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J Biol Chem. 2003 Sep 5;278(36):33920-7. Epub 2003 Jun 20.

Targeted deletion of the ileal bile acid transporter eliminates enterohepatic cycling of bile acids in mice.

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1
Department of Internal Medicine, Wake Forest University School of Medicine, Winston-Salem, North Carolina 27157, USA. pdawson@wfubmc.edu

Abstract

The ileal apical sodium bile acid cotransporter participates in the enterohepatic circulation of bile acids. In patients with primary bile acid malabsorption, mutations in the ileal bile acid transporter gene (Slc10a2) lead to congenital diarrhea, steatorrhea, and reduced plasma cholesterol levels. To elucidate the quantitative role of Slc10a2 in intestinal bile acid absorption, the Slc10a2 gene was disrupted by homologous recombination in mice. Animals heterozygous (Slc10a2+/-) and homozygous (Slc10a2-/-) for this mutation were physically indistinguishable from wild type mice. In the Slc10a2-/- mice, fecal bile acid excretion was elevated 10- to 20-fold and was not further increased by feeding a bile acid binding resin. Despite increased bile acid synthesis, the bile acid pool size was decreased by 80% and selectively enriched in cholic acid in the Slc10a2-/- mice. On a low fat diet, the Slc10a2-/- mice did not have steatorrhea. Fecal neutral sterol excretion was increased only 3-fold, and intestinal cholesterol absorption was reduced only 20%, indicating that the smaller cholic acid-enriched bile acid pool was sufficient to facilitate intestinal lipid absorption. Liver cholesteryl ester content was reduced by 50% in Slc10a2-/- mice, and unexpectedly plasma high density lipoprotein cholesterol levels were slightly elevated. These data indicate that Slc10a2 is essential for efficient intestinal absorption of bile acids and that alternative absorptive mechanisms are unable to compensate for loss of Slc10a2 function.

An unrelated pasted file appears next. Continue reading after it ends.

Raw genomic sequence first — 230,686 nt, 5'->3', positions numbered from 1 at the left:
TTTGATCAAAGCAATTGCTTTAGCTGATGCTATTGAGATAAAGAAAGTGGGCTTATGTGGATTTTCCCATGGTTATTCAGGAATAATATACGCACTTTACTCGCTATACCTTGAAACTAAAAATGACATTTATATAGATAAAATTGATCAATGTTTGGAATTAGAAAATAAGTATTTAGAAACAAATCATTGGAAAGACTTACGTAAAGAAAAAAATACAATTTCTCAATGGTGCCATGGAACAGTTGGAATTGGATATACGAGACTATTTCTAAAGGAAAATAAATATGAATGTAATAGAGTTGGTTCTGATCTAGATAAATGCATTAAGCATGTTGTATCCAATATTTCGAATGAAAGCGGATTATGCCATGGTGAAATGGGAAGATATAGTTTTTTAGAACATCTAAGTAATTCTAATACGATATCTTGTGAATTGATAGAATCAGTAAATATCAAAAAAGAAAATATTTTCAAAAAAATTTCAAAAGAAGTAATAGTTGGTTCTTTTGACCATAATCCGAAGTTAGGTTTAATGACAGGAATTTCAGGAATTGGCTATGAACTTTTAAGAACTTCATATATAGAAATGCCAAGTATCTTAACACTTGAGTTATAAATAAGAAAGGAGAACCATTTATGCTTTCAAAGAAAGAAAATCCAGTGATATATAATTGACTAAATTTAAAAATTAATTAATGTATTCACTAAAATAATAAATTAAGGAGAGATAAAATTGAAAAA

PMID:
12819193
DOI:
10.1074/jbc.M306370200
[Indexed for MEDLINE]
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